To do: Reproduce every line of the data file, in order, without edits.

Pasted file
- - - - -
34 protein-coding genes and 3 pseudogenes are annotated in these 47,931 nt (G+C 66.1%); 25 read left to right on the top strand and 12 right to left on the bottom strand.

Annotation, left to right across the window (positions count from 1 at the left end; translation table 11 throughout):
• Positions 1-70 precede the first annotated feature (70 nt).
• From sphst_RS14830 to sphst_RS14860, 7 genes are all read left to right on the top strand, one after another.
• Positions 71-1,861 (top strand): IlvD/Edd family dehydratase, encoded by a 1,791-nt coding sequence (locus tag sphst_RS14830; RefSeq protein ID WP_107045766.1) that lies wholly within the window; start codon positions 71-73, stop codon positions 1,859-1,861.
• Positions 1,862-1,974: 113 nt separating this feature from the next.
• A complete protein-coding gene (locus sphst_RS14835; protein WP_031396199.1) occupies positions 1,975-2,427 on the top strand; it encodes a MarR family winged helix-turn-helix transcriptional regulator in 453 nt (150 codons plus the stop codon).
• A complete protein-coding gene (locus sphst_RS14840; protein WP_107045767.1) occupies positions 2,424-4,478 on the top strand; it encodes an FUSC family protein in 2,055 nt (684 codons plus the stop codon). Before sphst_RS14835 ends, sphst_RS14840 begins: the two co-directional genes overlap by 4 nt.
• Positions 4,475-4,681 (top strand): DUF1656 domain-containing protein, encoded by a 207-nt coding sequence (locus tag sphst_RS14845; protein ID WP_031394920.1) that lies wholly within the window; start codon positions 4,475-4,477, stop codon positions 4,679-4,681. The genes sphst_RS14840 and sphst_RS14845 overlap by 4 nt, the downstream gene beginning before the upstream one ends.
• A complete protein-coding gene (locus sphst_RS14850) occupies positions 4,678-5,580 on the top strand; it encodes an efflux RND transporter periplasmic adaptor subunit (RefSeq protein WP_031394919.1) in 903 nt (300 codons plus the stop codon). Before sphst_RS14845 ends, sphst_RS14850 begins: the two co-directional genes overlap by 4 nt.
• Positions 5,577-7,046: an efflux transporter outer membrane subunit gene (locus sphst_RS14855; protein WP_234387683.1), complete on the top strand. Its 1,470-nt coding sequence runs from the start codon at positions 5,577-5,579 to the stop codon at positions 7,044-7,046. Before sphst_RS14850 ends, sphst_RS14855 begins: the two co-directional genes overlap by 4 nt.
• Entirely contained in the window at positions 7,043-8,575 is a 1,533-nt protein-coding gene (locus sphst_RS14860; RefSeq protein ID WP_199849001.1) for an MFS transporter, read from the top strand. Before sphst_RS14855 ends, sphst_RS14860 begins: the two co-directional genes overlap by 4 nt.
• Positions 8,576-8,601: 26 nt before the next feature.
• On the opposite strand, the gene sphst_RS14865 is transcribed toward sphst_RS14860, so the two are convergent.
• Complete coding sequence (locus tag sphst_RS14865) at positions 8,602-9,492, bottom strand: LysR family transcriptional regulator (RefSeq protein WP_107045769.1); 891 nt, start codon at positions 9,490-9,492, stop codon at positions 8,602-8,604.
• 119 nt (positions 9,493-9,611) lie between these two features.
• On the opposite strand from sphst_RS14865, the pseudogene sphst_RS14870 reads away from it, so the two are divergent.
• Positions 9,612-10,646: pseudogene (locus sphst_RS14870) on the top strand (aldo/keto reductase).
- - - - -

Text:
34 protein-coding genes and 3 pseudogenes are annotated in these 47,931 nt (G+C 66.1%); 25 read left to right on the top strand and 12 right to left on the bottom strand.

Annotation, left to right across the window (positions count from 1 at the left end; translation table 11 throughout):
• Positions 1-70 precede the first annotated feature (70 nt).
• From sphst_RS14830 to sphst_RS14860, 7 genes are all read left to right on the top strand, one after another.
• Positions 71-1,861 (top strand): IlvD/Edd family dehydratase, encoded by a 1,791-nt coding sequence (locus tag sphst_RS14830; RefSeq protein ID WP_107045766.1) that lies wholly within the window; start codon positions 71-73, stop codon positions 1,859-1,861.
• Positions 1,862-1,974: 113 nt separating this feature from the next.
• A complete protein-coding gene (locus sphst_RS14835; protein WP_031396199.1) occupies positions 1,975-2,427 on the top strand; it encodes a MarR family winged helix-turn-helix transcriptional regulator in 453 nt (150 codons plus the stop codon).
• A complete protein-coding gene (locus sphst_RS14840; protein WP_107045767.1) occupies positions 2,424-4,478 on the top strand; it encodes an FUSC family protein in 2,055 nt (684 codons plus the stop codon). Before sphst_RS14835 ends, sphst_RS14840 begins: the two co-directional genes overlap by 4 nt.
• Positions 4,475-4,681 (top strand): DUF1656 domain-containing protein, encoded by a 207-nt coding sequence (locus tag sphst_RS14845; protein ID WP_031394920.1) that lies wholly within the window; start codon positions 4,475-4,477, stop codon positions 4,679-4,681. The genes sphst_RS14840 and sphst_RS14845 overlap by 4 nt, the downstream gene beginning before the upstream one ends.
• A complete protein-coding gene (locus sphst_RS14850) occupies positions 4,678-5,580 on the top strand; it encodes an efflux RND transporter periplasmic adaptor subunit (RefSeq protein WP_031394919.1) in 903 nt (300 codons plus the stop codon). Before sphst_RS14845 ends, sphst_RS14850 begins: the two co-directional genes overlap by 4 nt.
• Positions 5,577-7,046: an efflux transporter outer membrane subunit gene (locus sphst_RS14855; protein WP_234387683.1), complete on the top strand. Its 1,470-nt coding sequence runs from the start codon at positions 5,577-5,579 to the stop codon at positions 7,044-7,046. Before sphst_RS14850 ends, sphst_RS14855 begins: the two co-directional genes overlap by 4 nt.
• Entirely contained in the window at positions 7,043-8,575 is a 1,533-nt protein-coding gene (locus sphst_RS14860; RefSeq protein ID WP_199849001.1) for an MFS transporter, read from the top strand. Before sphst_RS14855 ends, sphst_RS14860 begins: the two co-directional genes overlap by 4 nt.
• Positions 8,576-8,601: 26 nt before the next feature.
• On the opposite strand, the gene sphst_RS14865 is transcribed toward sphst_RS14860, so the two are convergent.
• Complete coding sequence (locus tag sphst_RS14865) at positions 8,602-9,492, bottom strand: LysR family transcriptional regulator (RefSeq protein WP_107045769.1); 891 nt, start codon at positions 9,490-9,492, stop codon at positions 8,602-8,604.
• 119 nt (positions 9,493-9,611) lie between these two features.
• On the opposite strand from sphst_RS14865, the pseudogene sphst_RS14870 reads away from it, so the two are divergent.
• Positions 9,612-10,646: pseudogene (locus sphst_RS14870) on the top strand (aldo/keto reductase).